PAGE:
Remember that trying to develop a personal brand involves differentiating in a Coke vs. Pepsi, TechCrunch vs. Mashable world. Identifying yourself as the social media expert or the tech geek blogger is about as differentiated as brands of rice.

In some ways, the differentiator on brands is in what you deliver. What differentiates me from others might be in the volume of useful content I deliver. I’m not sure. You tell me what makes me different. My answer would definitely vary from yours.

The Human Side of Brand

First off, remember that branding isn’t playing a role. Be yourself. It will become apparent rather quickly if you’re being someone that you’re not. Gary Vaynerchuk is the same guy, camera on or off. He may or may not tone himself down a bit when meeting new business partners, but I promise you that he reverts to being himself the moment someone’s come to know what he’s about.

Second, you may choose to use some kind of alias, because you’re afraid of the Internet and stalkers. That’s great, except that your brand equity doesn’t stretch to potential jobs, unless you go around explaining that you have a secret identity. As a guy who grew up reading comics, I’m okay with people having identities, but remember: that means the equity doesn’t transfer as simply.

Finally, brands are complex and not especially one dimensional. Don’t try to be a one-note experience. Madonna has much more than one brand element. So does Guy Kawasaki. Don’t whittle yourself down to a simple footnote. Be complex and colorful and interesting. Only, be sure you can say what you’re about in one easy sentence, and that others have a sense of what you represent without your help. Madonna is a creative force of emotion. Guy Kawasaki is an innovator and experimenter.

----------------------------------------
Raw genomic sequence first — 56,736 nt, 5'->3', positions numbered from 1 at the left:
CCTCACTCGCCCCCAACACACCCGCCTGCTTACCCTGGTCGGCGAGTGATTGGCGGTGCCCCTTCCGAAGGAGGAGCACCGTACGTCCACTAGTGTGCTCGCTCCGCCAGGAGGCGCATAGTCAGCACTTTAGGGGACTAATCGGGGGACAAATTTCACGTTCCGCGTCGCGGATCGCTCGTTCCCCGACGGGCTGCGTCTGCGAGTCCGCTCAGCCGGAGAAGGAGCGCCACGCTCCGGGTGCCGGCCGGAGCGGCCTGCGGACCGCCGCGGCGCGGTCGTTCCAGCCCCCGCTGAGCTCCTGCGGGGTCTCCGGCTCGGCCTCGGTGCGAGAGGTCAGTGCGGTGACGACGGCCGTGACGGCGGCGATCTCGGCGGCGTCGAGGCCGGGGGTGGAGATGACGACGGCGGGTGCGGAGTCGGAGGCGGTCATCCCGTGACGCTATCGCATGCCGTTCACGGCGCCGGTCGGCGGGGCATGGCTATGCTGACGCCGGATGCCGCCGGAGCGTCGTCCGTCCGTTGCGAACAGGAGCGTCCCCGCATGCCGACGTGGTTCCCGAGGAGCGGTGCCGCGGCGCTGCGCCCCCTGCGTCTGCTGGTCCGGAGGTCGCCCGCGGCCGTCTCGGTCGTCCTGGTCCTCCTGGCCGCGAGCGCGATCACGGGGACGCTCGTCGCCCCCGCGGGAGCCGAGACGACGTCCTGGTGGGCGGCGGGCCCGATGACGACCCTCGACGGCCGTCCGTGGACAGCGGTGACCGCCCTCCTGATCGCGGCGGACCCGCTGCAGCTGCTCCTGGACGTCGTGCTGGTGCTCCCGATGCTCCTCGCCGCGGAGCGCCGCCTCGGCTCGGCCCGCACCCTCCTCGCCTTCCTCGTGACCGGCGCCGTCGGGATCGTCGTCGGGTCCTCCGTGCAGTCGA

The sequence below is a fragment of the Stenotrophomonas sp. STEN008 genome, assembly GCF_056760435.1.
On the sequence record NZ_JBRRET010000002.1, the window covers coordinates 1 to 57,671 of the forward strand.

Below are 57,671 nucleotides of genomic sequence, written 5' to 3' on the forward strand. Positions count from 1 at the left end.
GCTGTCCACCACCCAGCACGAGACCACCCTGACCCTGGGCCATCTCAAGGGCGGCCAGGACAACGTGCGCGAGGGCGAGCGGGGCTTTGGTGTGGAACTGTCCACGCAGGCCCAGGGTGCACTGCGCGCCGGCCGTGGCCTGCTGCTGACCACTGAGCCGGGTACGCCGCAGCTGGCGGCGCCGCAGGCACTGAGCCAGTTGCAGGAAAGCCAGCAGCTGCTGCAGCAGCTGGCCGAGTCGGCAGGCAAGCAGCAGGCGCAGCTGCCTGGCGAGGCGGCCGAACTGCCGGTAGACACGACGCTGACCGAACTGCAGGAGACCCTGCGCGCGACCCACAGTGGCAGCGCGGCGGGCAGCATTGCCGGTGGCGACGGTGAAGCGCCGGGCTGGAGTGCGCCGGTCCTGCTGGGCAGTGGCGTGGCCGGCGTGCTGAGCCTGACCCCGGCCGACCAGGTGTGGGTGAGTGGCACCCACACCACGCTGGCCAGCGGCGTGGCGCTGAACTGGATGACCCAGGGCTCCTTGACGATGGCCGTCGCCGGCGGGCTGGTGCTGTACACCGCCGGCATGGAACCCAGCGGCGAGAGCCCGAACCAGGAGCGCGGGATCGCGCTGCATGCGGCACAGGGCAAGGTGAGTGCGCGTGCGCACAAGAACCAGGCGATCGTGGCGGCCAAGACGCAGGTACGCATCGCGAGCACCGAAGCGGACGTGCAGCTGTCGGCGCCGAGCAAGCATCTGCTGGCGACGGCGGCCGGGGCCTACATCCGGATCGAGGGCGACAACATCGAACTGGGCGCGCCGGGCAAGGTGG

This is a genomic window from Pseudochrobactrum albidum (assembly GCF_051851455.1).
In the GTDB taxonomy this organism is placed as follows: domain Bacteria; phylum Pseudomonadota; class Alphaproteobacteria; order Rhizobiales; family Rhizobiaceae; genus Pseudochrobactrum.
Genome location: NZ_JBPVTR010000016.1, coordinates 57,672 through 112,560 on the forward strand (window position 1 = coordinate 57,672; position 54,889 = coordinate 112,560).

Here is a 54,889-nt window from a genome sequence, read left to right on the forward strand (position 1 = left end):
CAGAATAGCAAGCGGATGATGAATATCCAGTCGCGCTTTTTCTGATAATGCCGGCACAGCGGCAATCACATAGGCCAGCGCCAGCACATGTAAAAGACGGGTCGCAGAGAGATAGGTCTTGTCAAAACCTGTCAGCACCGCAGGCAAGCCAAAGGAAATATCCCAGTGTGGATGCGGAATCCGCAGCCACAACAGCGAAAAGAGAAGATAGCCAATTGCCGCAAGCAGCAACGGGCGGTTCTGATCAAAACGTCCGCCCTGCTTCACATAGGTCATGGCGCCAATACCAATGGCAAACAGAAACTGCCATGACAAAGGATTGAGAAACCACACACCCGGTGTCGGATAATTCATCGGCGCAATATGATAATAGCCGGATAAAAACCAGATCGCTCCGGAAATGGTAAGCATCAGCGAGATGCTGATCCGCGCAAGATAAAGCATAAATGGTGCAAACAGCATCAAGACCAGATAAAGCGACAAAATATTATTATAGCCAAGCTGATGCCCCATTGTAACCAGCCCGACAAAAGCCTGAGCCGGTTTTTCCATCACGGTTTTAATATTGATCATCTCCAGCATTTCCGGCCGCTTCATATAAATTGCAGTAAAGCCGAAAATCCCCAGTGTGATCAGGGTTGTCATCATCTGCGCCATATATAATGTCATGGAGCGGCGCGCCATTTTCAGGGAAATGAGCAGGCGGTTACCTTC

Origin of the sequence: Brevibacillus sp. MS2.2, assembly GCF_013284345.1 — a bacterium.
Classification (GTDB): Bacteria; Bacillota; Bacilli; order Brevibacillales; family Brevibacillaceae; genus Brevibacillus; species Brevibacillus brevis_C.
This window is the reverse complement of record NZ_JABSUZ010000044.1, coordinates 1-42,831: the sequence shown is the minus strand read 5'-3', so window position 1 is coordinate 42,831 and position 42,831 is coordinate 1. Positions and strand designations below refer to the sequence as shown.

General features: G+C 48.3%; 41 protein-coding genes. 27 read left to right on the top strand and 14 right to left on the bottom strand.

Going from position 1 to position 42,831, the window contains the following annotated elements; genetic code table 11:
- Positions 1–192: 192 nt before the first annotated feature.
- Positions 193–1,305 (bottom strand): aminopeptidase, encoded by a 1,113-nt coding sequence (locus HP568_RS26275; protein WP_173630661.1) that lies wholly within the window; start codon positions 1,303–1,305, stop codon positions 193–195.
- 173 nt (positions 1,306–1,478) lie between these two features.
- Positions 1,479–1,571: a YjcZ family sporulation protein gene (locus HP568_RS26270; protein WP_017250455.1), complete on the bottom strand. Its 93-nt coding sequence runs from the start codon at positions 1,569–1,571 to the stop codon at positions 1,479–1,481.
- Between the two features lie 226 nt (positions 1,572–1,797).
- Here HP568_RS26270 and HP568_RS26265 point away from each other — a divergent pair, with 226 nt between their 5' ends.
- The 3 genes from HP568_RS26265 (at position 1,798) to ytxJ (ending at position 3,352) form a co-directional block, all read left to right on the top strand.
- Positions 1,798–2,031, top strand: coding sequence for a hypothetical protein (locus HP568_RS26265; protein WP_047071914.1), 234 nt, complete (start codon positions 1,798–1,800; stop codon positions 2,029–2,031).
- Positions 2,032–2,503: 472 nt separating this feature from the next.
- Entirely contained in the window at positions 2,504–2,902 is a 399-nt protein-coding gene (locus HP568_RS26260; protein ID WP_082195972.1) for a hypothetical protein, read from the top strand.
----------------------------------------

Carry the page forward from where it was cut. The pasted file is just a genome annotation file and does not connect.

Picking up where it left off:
The objective of online identity management is to:

  1. Maximize the appearances of positive online references about a specific person, targeting not only to users that actively search for that person on any Search Engine, but also to those that eventually can reach a person’s reference while browsing the web.
  2. Build an online identity in case the person’s web presence is minimal or nonexistent.
  3. Solve online reputation problems. In this case, the process can also be named online reputation management.


The reason why someone would be interested in doing online identity management is closely related to the increasing number of constituencies that use the internet as a tool to find information about people. A survey by CareerBuilder.com found that 1 in 4 hiring managers used search engines to screen candidates. One in 10 also checked candidates’ profiles on social networking sites such as MySpace or Facebook. According to a December 2007 survey by the Ponemon Institute, a privacy research organization, roughly half of U.S. hiring officials use the Internet in vetting job applications.

bron: e-personal brand